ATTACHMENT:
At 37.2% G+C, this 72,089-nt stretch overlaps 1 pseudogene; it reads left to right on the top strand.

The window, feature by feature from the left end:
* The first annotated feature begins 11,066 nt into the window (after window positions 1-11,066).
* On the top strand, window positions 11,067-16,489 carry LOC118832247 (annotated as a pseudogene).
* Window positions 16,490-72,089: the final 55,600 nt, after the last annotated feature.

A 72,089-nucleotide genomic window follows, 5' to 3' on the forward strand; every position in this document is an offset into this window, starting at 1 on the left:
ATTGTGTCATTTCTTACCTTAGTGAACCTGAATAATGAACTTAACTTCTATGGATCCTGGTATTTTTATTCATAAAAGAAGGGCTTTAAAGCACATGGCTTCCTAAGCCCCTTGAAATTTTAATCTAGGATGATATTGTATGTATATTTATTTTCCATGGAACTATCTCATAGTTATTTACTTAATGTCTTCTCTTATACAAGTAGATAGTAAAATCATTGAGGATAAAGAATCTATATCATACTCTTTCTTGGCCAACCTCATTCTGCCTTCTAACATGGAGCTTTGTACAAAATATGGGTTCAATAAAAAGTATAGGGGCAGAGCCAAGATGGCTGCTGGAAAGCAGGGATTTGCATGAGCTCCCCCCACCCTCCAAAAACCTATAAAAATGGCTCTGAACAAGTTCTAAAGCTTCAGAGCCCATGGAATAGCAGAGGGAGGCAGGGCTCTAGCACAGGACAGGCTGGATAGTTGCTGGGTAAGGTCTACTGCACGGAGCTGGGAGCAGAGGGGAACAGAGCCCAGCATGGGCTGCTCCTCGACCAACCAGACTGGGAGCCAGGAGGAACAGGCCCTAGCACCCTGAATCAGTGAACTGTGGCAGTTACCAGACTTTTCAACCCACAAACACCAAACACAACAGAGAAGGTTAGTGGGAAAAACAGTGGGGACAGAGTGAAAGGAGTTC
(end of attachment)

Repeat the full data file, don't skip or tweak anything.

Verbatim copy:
At 37.2% G+C, this 72,089-nt stretch overlaps 1 pseudogene; it reads left to right on the top strand.

The window, feature by feature from the left end:
* The first annotated feature begins 11,066 nt into the window (after window positions 1-11,066).
* On the top strand, window positions 11,067-16,489 carry LOC118832247 (annotated as a pseudogene).
* Window positions 16,490-72,089: the final 55,600 nt, after the last annotated feature.

A 72,089-nucleotide genomic window follows, 5' to 3' on the forward strand; every position in this document is an offset into this window, starting at 1 on the left:
ATTGTGTCATTTCTTACCTTAGTGAACCTGAATAATGAACTTAACTTCTATGGATCCTGGTATTTTTATTCATAAAAGAAGGGCTTTAAAGCACATGGCTTCCTAAGCCCCTTGAAATTTTAATCTAGGATGATATTGTATGTATATTTATTTTCCATGGAACTATCTCATAGTTATTTACTTAATGTCTTCTCTTATACAAGTAGATAGTAAAATCATTGAGGATAAAGAATCTATATCATACTCTTTCTTGGCCAACCTCATTCTGCCTTCTAACATGGAGCTTTGTACAAAATATGGGTTCAATAAAAAGTATAGGGGCAGAGCCAAGATGGCTGCTGGAAAGCAGGGATTTGCATGAGCTCCCCCCACCCTCCAAAAACCTATAAAAATGGCTCTGAACAAGTTCTAAAGCTTCAGAGCCCATGGAATAGCAGAGGGAGGCAGGGCTCTAGCACAGGACAGGCTGGATAGTTGCTGGGTAAGGTCTACTGCACGGAGCTGGGAGCAGAGGGGAACAGAGCCCAGCATGGGCTGCTCCTCGACCAACCAGACTGGGAGCCAGGAGGAACAGGCCCTAGCACCCTGAATCAGTGAACTGTGGCAGTTACCAGACTTTTCAACCCACAAACACCAAACACAACAGAGAAGGTTAGTGGGAAAAACAGTGGGGACAGAGTGAAAGGAGTTC